Beto O’Rourke wants reparations for slave decedents, addresses other Lowcountry issues

Updated: Jun. 15, 2019 at 11:20 PM EDT
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CHARLESTON, S.C. (WCSC) - Former Congressman Beto O’Rourke was the only candidate from Saturday’s Black Economic Alliance forum to sit down for an interview to address some of the Lowcountry’s most hot button issues.

He addressed environmental concerns about offshore drilling and federal disaster relief funding.

“Our plan calls for investing in those communities on the front lines of climate change today making sure they have the infrastructure through pre-disaster mitigation grants so we don’t have to wait on the next disaster to get funding to those communities affected,” O’Rourke said. “We need to make sure off shore drilling is forever banned because if we are going to meet the challenge of climate change if we going to protect these beaches that are extraordinarily beautiful here in this state a true asset and a draw for tourists the world over then we going to have to take this important and necessary step.”

Almost four years after the Mother Emanuel AME Church shooting, O’Rourke spoke about the continuing fight against gun violence in the United States.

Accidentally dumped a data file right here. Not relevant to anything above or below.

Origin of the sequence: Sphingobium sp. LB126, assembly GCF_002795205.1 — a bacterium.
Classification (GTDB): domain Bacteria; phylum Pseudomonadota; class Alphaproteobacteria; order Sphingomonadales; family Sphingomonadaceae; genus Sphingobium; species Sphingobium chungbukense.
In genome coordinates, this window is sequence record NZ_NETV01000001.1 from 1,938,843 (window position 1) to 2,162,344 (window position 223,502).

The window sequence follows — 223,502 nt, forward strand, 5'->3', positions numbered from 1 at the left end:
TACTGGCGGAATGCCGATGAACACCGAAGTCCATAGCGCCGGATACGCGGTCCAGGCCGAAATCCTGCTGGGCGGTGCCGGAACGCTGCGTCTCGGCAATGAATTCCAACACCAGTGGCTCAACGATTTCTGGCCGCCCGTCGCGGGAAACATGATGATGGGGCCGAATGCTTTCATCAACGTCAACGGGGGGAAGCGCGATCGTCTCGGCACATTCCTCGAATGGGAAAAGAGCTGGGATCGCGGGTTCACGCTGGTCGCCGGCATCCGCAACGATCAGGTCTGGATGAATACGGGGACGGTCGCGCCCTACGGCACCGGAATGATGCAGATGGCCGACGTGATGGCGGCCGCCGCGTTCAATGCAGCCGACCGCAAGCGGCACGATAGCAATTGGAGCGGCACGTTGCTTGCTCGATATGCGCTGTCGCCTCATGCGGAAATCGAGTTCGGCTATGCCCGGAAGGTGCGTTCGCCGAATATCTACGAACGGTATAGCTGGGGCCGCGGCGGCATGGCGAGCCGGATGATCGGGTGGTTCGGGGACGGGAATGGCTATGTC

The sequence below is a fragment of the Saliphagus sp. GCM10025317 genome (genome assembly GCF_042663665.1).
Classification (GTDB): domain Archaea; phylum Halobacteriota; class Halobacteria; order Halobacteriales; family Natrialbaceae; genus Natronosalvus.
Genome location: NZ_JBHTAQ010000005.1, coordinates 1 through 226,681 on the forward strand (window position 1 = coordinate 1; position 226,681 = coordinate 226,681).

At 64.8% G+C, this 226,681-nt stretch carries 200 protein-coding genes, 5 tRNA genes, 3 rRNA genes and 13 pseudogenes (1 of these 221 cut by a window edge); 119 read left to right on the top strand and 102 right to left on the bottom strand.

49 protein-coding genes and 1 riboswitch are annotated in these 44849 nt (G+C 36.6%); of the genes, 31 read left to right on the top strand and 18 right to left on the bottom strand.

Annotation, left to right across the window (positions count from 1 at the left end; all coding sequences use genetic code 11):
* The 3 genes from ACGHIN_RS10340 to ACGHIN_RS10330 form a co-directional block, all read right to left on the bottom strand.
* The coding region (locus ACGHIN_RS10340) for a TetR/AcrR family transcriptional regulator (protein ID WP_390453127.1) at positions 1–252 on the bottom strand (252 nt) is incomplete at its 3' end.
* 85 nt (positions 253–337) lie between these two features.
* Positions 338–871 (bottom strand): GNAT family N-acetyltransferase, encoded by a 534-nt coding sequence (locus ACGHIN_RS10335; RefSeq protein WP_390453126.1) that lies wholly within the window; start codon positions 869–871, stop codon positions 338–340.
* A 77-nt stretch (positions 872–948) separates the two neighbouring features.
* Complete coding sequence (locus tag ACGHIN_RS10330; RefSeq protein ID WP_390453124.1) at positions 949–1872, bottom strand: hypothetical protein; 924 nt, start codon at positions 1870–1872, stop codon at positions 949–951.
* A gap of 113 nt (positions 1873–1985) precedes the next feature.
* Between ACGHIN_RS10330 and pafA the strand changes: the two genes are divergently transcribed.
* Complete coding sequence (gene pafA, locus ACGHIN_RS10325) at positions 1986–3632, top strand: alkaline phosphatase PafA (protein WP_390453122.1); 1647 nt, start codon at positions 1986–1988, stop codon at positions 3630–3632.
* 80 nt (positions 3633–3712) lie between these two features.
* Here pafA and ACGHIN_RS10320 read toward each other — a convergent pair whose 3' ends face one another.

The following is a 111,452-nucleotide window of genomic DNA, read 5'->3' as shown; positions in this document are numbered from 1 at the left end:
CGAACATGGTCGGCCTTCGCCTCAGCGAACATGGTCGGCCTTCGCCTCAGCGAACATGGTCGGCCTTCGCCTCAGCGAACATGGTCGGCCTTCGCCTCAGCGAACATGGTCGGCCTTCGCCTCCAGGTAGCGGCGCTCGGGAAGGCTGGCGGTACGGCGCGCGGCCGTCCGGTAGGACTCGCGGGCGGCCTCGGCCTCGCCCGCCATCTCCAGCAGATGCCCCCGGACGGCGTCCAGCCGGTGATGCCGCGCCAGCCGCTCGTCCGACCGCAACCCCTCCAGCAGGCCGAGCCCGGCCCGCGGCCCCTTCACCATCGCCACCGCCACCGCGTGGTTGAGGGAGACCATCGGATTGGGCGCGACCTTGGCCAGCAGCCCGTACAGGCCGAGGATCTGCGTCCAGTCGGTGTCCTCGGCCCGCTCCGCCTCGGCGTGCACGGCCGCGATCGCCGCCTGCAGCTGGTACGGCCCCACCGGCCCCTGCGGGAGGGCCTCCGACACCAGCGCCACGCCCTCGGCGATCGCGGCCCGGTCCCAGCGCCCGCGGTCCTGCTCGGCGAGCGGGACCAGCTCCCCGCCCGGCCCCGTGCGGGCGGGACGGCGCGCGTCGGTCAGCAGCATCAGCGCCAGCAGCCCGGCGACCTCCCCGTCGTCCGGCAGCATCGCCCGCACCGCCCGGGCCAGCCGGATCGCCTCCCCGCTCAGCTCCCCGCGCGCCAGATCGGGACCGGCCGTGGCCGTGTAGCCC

“As president, I will make sure that I sign into law universal background checks, that we stop selling weapons of war into our communities where they end up in our churches, our synagogues, in our concerts and in our public life, and that we employ red flag law nationally,” O’Rourke said.

O’Rourke acknowledged the role slavery played in shaping our nation, and talked about the first steps he wants to take to repair the divide between white and black Americans.

“If we are going to get at the structural, foundational problem, then we need to tell the full American story and that story begins with those kidnapped in West Africa,” O’Rourke said. “As president, I would sign into law HB 40 which was introduced by Sheila Jackson Lee, which ensures we have a reparations commission. That the full story of this country is told to everyone in this country. It is only then that I think you can begin the work of repair.”

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